World stock markets rallied Monday, extending their recovery after recent turmoil, but analysts warned of further volatility ahead.
In Europe, the focus was firmly on Britain as the pound slumped following a political twist to the country's vote on EU membership.
And in a reminder that all was not well within the eurozone, data Monday revealed a sharp drop in private sector business activity across the single currency bloc.
"A rebound in oil prices and a rally in Asia... has seen European markets rise in early trade as investors attempt to capitalise on the continued positive momentum and move back towards risk that has seen markets rally strongly" in recent sessions, said Rebecca O'Keeffe, head of investment at stockbroker Interactive Investor.
"Although the general trend of markets is higher, the sharp moves in both directions seen last week do suggest continued uncertainty and volatility is likely to continue," she added.
In late morning deals, London's benchmark FTSE 100 index gained 1.1 percent, Frankfurt's DAX 30 jumped 1.7 percent and the Paris CAC 40 won 1.5 percent.
- "Brexit" fears -
In Britain, Prime Minister David Cameron will Monday present parliament with a deal on EU reforms, hoping to win support for his campaign to stay in the bloc after London Mayor Boris Johnson dealt a blow by backing a "Brexit".
The British prime minister's speech follows Johnson's dramatic announcement Sunday that he will back the Leave campaign, despite Cameron having appealed for his support.
"The Brexit discussion is one that will rumble on, but is not the only story in the markets today and certainly not a story that is moving markets outside of the UK," said James Hughes, chief market analyst at traders GKFX.
In foreign exchange, sterling fell heavily against both the dollar and euro compared with Friday.
"Certainly, today's move can be attributed to Brexit, and possibly Boris Johnson putting his weight behind that outcome," said Brenda Kelly, head analyst at London Capital Group.
She added that "overall weakness in sterling lately" is owing to signs that the Bank of England is in no rush to follow the Fed by raising interest rates, "as well as a fairly volatile backdrop in equity markets" that has seen a switch into haven investments such as German bonds.
But the eurozone economy remains hampered, with private sector business activity slowing sharply in February, a closely watched survey said on Monday, with a warning that the economic outlook could weaken even further.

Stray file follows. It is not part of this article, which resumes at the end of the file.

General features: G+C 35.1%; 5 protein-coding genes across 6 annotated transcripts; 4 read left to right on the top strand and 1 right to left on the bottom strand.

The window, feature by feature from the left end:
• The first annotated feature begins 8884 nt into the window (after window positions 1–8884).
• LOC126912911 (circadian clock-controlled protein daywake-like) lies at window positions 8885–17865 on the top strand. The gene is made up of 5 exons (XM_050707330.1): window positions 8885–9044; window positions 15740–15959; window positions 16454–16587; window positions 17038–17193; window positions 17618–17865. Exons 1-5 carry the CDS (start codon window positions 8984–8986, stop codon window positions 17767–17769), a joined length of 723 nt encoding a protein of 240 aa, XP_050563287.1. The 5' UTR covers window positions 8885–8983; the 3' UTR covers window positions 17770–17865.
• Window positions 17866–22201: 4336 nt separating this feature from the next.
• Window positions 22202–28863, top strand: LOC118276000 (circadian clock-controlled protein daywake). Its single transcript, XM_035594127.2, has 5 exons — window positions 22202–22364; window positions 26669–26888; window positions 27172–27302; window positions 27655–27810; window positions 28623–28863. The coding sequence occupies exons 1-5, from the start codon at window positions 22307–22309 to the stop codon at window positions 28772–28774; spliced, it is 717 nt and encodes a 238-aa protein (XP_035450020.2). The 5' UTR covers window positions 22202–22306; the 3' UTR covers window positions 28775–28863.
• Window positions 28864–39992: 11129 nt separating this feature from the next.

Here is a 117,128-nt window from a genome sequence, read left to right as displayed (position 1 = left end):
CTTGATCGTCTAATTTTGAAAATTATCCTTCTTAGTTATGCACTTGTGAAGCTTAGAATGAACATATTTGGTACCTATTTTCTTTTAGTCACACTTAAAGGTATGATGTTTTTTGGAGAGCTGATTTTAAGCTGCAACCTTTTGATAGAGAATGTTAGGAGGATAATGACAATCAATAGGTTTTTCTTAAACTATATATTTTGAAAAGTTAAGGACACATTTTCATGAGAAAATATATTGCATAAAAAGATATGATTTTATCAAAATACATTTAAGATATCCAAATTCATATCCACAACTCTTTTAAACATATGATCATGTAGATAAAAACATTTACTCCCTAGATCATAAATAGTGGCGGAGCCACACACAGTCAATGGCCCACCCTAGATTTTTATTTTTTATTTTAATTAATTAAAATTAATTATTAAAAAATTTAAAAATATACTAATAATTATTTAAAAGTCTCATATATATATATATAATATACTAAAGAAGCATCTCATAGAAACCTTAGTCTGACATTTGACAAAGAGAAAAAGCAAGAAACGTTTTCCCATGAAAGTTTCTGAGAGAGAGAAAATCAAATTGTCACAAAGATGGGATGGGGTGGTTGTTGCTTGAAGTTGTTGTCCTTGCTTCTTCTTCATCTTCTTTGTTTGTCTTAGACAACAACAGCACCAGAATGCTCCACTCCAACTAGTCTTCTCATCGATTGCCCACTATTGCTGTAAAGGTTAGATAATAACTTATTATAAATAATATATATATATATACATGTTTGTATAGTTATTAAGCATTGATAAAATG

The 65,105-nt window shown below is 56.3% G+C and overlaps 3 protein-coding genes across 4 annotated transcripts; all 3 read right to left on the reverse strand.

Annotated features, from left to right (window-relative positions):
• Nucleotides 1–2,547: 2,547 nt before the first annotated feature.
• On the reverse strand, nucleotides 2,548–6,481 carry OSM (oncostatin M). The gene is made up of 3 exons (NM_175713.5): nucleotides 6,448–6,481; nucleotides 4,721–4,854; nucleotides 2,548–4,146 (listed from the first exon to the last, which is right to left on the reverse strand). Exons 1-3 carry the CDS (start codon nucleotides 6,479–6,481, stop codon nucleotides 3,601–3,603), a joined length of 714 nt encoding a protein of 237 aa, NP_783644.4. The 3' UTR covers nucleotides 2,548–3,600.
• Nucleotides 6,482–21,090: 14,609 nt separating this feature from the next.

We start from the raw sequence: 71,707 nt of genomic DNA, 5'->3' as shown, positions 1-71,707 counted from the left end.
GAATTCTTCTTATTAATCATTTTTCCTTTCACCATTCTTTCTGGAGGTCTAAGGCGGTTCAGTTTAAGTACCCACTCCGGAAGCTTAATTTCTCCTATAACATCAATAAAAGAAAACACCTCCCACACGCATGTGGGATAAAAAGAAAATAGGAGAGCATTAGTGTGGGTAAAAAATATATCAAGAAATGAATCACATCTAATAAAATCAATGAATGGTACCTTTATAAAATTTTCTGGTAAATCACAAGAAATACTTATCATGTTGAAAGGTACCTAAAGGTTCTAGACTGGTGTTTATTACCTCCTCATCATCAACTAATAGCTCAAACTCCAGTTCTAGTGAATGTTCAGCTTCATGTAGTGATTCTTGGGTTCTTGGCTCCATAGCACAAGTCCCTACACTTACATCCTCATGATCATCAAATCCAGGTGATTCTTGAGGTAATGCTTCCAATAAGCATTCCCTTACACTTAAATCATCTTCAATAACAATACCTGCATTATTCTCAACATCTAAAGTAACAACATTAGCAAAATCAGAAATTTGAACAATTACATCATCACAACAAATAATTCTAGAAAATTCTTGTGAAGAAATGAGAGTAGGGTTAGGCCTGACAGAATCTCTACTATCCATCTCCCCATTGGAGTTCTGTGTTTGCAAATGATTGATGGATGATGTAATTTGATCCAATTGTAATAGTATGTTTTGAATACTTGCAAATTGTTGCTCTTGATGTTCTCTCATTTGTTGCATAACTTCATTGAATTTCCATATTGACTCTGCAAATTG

Data monitoring company Markit said the downbeat data showed stagnation in France and slumping demand in powerhouse Germany were adding to already significant deflationary pressures, which can be very damaging to the economy.
Markit said its closely watched Composite Purchasing Managers Index (PMI) fell to 52.7 points in February from 53.6 in January, hitting a 13-month low.
The reading was still above the 50-point boom-or-bust line, showing the 19-nation eurozone economy continued to expand, albeit at a slower pace.
Elsewhere Monday, Asian stock markets swept higher, with Shanghai leading the charge after news China had replaced its securities regulator, while a rise in oil prices cheered investors across the region.
Chinese shares closed up more than two percent after the head of the securities regulatory body who was in place during last year's market rout was dismissed, while Japan's exporters gained on a weaker yen.
- Key figures around 1100 GMT -
London - FTSE 100: UP 1.1 percent at 6,017.7 points
Frankfurt - DAX 30: UP 1.7 percent at 9,548.3
Paris - CAC 40: UP 1.5 percent at 4,286.8
EURO STOXX 50: UP 1.9 percent at 2,925.1
Tokyo - Nikkei 225: UP 0.90 percent at 16,111.05 (close)
Shanghai - composite: UP 2.35 percent at 2,927.18 (close)
Hong Kong - Hang Seng: UP 0.93 percent at 19,464.09 (close)
New York - Dow: DOWN 0.1 percent at 16,391.99 (close)
Euro/dollar: DOWN at $1.1060 from $1.1131 on Friday
Euro/pound: UP at 78.03 pence from 77.35 pence
Pound/dollar: DOWN at $1.4173 from $1.4392
Dollar/yen: UP at 113.26 yen from 112.62 yen